A massive shift in production models by American automakers to limit the impact of worker strikes may have unintentionally stifled innovation and led to the present decline of the U.S. auto industry, argues Vanderbilt sociologist Joshua Murray in a new book.
Wrecked: How the American Automobile Industry Destroyed its Capacity to Compete, coauthored with Stony Brook University’s Michael Schwartz, has just been published by the Russell Sage Foundation.
Once the crown jewel of the world’s automotive industry, the United States’ top automakers today face an uphill battle against Japanese and European car manufacturers, who produce higher-quality cars at lower cost.
“We wanted to understand how what used to be the richest industry in the richest country in the world wound up so close to collapse during the financial crisis that the government had to bail them out,” Murray said.
The U.S. auto industry was in decline long before the financial crisis, Murray said, and there are a number of theories as to why. One of the most widely held is that the industry has simply matured past its natural peak: Innovation has slowed, and now the automakers must find their profits through reduced labor costs rather than rising demand. Another theory is that innovation hasn’t slowed—it’s just that there’s something about Japanese management culture that makes their companies more innovative than American ones. A third theory is that American labor unions simply grew too greedy, making labor costs unsustainable in the face of cheaper foreign competition.
However, Murray and Schwartz argue that there’s a better explanation: the geographic dispersal of production after World War II.
Originally, the production ecosystem was highly concentrated—automakers worked with a small handful of sole suppliers, often with lifetime contracts, located close to the plants where the cars were made so they could provide just-in-time delivery. This system made innovation efficient, Murray said, because the long contracts gave suppliers the security they needed to tweak their products on demand and just-in-time delivery meant plants weren’t stuck with a huge inventory of parts they no longer needed.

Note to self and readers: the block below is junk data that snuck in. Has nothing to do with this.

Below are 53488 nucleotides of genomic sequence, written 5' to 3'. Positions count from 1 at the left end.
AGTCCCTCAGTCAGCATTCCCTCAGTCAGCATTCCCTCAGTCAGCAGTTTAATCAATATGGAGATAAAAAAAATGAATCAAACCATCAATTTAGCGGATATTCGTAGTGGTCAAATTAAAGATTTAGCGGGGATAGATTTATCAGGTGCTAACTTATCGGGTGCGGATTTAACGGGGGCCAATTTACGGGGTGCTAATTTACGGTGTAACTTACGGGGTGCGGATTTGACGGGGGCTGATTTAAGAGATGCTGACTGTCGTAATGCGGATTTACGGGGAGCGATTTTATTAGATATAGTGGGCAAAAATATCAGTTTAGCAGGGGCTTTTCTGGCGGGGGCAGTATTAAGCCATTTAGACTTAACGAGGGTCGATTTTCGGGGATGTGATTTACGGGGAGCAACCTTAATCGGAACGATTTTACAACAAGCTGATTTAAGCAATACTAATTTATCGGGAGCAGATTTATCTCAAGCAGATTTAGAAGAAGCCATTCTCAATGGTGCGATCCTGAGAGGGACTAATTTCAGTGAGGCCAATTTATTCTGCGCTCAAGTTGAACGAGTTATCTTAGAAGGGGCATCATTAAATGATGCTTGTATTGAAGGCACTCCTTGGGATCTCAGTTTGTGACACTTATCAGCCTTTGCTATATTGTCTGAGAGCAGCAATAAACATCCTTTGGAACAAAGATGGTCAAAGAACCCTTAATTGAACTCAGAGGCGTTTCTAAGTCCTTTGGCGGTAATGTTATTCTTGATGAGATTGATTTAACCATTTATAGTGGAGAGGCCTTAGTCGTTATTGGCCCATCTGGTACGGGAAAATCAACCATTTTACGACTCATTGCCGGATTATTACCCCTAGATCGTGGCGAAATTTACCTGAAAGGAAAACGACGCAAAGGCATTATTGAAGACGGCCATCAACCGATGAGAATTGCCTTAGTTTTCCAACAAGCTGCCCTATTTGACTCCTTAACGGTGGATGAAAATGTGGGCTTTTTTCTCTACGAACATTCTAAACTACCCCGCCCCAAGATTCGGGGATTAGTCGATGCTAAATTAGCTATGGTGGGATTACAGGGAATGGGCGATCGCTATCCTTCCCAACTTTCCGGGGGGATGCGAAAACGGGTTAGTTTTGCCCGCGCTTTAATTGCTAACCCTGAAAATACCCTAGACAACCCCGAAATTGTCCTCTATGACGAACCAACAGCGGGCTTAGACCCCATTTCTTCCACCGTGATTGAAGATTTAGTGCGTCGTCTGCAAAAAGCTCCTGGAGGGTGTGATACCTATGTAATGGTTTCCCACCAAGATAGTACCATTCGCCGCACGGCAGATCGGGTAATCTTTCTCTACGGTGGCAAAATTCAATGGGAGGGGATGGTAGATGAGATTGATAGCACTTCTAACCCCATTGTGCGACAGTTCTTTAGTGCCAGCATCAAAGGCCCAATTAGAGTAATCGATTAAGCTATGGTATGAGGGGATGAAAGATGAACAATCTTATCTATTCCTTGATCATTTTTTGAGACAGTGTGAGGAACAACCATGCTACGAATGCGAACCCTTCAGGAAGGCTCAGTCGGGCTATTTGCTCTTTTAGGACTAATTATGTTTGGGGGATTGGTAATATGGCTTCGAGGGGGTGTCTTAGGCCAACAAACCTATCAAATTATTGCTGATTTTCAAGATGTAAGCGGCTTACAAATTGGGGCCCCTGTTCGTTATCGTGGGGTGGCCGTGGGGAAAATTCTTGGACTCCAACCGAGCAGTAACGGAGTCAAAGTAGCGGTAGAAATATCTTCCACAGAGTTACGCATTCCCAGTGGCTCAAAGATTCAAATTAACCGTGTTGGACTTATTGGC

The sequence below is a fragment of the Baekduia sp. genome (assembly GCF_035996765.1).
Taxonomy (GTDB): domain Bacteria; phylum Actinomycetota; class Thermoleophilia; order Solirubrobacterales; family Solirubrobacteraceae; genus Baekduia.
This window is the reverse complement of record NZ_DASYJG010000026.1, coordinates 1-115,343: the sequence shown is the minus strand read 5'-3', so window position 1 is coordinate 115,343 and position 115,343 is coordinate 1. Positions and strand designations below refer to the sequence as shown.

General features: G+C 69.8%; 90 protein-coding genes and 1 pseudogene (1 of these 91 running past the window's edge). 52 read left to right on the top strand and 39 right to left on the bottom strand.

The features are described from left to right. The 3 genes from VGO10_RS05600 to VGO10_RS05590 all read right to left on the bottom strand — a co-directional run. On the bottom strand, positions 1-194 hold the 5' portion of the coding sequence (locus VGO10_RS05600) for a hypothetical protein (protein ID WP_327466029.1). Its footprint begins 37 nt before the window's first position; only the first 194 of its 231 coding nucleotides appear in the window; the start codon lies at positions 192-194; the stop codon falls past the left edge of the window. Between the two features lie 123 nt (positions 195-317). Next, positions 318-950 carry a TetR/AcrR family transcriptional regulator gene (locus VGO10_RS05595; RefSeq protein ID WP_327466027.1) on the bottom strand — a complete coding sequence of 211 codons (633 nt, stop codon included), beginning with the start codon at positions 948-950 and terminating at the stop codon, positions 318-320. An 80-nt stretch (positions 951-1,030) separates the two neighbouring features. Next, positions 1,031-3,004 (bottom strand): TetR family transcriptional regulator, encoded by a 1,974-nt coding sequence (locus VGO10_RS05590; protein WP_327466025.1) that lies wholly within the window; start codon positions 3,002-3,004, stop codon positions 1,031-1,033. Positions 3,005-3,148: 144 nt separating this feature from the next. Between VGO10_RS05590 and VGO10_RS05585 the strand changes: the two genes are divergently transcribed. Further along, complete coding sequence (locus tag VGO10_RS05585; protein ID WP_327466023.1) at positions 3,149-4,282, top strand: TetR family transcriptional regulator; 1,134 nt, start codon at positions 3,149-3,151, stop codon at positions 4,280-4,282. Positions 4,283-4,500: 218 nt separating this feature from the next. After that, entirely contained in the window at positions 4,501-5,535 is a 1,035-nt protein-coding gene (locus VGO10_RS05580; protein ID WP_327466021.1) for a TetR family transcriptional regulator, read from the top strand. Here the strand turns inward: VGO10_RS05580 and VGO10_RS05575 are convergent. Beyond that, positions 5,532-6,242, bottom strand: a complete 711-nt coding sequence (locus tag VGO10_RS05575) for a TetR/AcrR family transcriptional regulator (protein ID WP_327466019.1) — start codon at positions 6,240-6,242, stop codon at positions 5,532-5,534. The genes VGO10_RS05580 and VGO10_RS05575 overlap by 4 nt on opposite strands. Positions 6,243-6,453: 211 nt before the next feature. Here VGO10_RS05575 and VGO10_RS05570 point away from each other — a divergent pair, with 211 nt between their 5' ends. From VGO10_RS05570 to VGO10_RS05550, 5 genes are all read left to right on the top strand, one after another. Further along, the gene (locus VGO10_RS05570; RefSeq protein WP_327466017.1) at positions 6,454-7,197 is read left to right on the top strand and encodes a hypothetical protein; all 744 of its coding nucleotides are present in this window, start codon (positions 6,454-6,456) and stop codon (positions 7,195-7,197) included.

It also facilitated communication. “Because of the geographical concentration, there’s all this contact between everyone involved in making a car,” Murray said. “It means the designers and suppliers could meet with the line workers at the plant to discuss and troubleshoot new features quickly and easily.”
However, that also made it easy for a small number of workers to completely shut down production during labor disputes. After a series of strikes in the late 1930s and early 1940s led to mass unionization throughout the industry, leaders at the Big Three began to decentralize production in an effort to reduce union leverage, Murray said.
The new model, which Murray described as dispersed/parallel production, was more geographically spread out, using parts sourced from multiple suppliers and stockpiled at plants. “If workers at one supplier go on strike, there are two or three others making the same part, so the plants don’t stay idle,” Murray explained.
However, this also made it harder to implement new innovations quickly or cost-effectively. Eventually, Murray said, the system became too entrenched to easily reverse. “Returning to flexible production will be very expensive for the industry,” Murray said. “Not only will auto companies need to invest in new plants and equipment, they will need to repair their broken relationship with labor unions to ensure that the plants stay open as the industry recovers.”
Murray said that while recent federal interventions such as the bailouts and other policies to preserve jobs have helped keep the U.S. auto industry afloat, they are unlikely to do much to reverse the decline in the long term. If U.S. automakers can’t overcome their structural impediments to innovation, Murray said, the future of cars may well lie with foreign companies indefinitely.